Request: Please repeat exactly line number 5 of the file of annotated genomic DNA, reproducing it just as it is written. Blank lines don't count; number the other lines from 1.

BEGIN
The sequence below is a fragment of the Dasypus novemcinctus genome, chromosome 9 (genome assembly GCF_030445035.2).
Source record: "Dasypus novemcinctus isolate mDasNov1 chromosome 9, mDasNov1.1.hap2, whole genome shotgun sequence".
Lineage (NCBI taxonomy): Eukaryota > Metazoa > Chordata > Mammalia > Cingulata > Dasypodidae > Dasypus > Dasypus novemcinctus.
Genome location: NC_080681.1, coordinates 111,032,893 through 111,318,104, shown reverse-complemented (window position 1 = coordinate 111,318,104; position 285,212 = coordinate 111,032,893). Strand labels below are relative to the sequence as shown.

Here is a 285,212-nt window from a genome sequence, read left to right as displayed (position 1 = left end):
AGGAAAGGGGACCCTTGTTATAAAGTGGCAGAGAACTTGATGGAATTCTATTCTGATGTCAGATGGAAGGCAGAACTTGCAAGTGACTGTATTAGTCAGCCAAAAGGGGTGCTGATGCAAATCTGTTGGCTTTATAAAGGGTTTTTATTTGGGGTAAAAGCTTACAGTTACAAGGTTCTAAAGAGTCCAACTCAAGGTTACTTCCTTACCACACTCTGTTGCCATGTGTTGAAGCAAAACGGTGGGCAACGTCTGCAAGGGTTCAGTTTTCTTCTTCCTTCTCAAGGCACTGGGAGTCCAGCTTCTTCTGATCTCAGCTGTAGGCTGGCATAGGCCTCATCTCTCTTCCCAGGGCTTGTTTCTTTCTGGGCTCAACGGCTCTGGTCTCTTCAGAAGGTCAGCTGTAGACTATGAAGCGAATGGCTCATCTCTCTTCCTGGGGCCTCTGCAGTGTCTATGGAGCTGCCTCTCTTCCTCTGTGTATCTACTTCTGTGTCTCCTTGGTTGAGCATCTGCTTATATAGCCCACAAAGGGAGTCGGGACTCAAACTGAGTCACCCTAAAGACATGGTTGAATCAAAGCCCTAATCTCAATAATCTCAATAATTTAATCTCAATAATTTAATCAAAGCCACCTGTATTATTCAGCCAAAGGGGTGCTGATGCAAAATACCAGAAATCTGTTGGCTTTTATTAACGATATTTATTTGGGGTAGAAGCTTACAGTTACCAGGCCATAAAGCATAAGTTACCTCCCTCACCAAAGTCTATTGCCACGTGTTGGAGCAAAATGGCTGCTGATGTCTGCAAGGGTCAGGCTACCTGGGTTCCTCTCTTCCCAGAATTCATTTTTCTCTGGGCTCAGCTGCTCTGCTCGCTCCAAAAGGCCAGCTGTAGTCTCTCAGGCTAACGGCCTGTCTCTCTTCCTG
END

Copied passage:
Here is a 285,212-nt window from a genome sequence, read left to right as displayed (position 1 = left end):